Suddenly the dynamic has changed. New York has become the intellectual center of the fledging 2008 Presidential campaign, home of two announced candidates and another one, maybe. When, or if, Mr. Bloomberg joins the race, he will join Mrs. Clinton and Mr. Giuliani in touting their achievements in New York as a template for what they would do nationally and even globally.
Only a fool or a licensed soothsayer would have predicted such an outcome in 1992, when New York City seemed on the brink of a second fiscal, economic and emotional collapse. Those days of high crime, overflowing welfare rolls, failing schools, crumbling infrastructure and tepid leadership indicated that the revival of the Koch years was an illusion, that New York was about to sink back into the abyss of 1975, this time never to return.
That didn’t happen. Instead, New York City became, incredibly, a global model of reinvention and revitalization during the 1990’s. And, after the horrific attacks of 9/11, the city proved to be economically and emotionally resilient. Americans beyond the Hudson River, so often skeptical of, if not hostile to, New York, saw in our firefighters, rescue workers, political leaders and extraordinary citizens a defiant pride that steadied their nerves and warmed their hearts.
Now, in the second election after 9/11, not one but two Mayors of New York City are part of the national conversation, along with the state’s junior Senator. Not coincidentally, all three played vital roles in reviving New York in the 1990’s and then refocused its political discourse on finding solutions, not developing theories.
Mr. Giuliani, as the inheritor of a mess when he took office in 1994, is most identified with the city’s remarkable revival during the 1990’s. But Mrs. Clinton, as a full partner in the Clinton administration, surely played a role in creating and maintaining the prosperity from which the city benefited. And Mr. Bloomberg, of course, presided over the city’s recovery from 9/11.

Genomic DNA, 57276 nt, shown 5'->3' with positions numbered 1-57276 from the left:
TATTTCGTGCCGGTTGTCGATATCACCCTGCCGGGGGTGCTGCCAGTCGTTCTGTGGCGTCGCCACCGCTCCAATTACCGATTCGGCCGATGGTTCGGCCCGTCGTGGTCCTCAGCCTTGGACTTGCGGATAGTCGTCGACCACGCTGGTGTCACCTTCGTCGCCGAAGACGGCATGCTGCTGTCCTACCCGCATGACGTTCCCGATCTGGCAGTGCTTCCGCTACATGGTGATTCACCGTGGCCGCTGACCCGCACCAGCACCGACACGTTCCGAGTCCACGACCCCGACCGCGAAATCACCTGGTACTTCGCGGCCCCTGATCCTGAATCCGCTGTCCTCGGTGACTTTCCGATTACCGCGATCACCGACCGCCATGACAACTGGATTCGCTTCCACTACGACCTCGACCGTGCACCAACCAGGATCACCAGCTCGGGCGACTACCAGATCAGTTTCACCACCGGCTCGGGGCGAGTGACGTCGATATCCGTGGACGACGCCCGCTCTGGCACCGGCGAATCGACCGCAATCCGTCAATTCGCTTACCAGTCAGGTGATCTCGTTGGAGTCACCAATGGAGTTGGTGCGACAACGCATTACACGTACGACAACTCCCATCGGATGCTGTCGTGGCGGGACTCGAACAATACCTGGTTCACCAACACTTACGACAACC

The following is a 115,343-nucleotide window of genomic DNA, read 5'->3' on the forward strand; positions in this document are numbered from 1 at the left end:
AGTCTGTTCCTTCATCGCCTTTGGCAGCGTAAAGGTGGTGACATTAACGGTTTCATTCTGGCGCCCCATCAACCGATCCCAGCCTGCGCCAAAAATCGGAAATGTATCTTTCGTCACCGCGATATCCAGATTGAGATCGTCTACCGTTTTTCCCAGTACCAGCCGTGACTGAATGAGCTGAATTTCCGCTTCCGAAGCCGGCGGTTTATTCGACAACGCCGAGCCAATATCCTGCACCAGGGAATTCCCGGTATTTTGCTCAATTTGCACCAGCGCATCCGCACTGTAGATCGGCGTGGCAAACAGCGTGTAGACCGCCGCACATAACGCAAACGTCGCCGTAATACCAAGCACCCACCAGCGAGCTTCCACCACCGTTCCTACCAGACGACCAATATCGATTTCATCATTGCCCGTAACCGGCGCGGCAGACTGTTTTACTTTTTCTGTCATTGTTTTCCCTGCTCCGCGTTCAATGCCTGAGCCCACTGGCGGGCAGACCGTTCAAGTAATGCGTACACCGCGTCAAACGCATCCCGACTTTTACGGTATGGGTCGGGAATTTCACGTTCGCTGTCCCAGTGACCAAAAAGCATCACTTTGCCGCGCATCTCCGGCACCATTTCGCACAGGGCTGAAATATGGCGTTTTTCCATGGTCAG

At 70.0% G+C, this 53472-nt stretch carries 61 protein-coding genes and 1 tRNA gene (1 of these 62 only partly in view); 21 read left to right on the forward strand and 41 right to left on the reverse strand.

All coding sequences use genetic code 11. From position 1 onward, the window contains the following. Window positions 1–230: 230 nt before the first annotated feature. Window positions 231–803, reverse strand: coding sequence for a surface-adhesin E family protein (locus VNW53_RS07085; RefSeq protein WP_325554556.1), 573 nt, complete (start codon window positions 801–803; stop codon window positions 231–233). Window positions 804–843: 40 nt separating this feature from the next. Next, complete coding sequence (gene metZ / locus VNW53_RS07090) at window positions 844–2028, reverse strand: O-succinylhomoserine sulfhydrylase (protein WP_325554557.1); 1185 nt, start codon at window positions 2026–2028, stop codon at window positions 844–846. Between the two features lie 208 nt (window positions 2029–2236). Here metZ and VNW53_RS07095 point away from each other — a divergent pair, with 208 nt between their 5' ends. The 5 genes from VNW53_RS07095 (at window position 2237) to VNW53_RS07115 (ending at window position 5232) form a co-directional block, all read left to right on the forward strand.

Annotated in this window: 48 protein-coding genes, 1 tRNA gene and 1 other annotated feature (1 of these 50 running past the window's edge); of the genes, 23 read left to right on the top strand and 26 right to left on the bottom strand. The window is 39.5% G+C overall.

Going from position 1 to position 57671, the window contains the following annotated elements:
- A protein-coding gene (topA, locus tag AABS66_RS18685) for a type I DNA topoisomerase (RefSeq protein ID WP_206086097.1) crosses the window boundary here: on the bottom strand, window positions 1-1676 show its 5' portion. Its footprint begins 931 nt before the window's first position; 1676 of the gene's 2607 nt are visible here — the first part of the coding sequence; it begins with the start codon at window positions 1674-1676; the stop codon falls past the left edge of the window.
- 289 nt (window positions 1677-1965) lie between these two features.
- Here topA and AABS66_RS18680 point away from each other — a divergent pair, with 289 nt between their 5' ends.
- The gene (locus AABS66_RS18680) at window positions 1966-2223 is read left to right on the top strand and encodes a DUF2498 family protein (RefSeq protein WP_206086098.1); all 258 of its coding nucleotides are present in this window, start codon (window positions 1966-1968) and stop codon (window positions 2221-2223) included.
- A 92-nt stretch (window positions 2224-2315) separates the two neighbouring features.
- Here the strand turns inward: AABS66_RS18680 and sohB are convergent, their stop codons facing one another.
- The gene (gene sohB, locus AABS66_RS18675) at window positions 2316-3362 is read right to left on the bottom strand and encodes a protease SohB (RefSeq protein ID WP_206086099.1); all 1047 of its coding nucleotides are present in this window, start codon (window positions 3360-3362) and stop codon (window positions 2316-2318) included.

All three candidates are considered Presidential material not because of the ideologies they espouse but because of the solutions they have proposed and implemented. Given New York’s reputation as home to ideological politics, whether at the clubhouse level on the left or the intellectual level on the right, it is worth noting that all three New Yorkers are post-ideological centrists who have helped their respective parties move to the middle.
Of the three, Mr. Bloomberg might well be the best candidate from New York. He has done a remarkable job as Mayor in not only building on the successes of Mr. Giuliani but adding to them. In his second term, he has focused relentlessly on long-term goals, a rare trait in a profession known for its shortsighted agendas.
Skeptics would argue that Mr. Bloomberg’s independent candidacy would meet the same fate as H. Ross Perot in 1992. But Mr. Bloomberg has a lot more money than Mr. Perot—and he has a remarkable record, too.
If Mr. Bloomberg committed to spending, say, a billion dollars on a Presidential campaign (why not?), anything could happen.
Whether he runs or not, however, there can be no denying New York’s place at the center of the Presidential race. If the candidates are talking about New York, they are talking about life in the cities of America in the 21st century. Urban America has been absent from political debate for too long. Mr. Bloomberg can and will help to change that.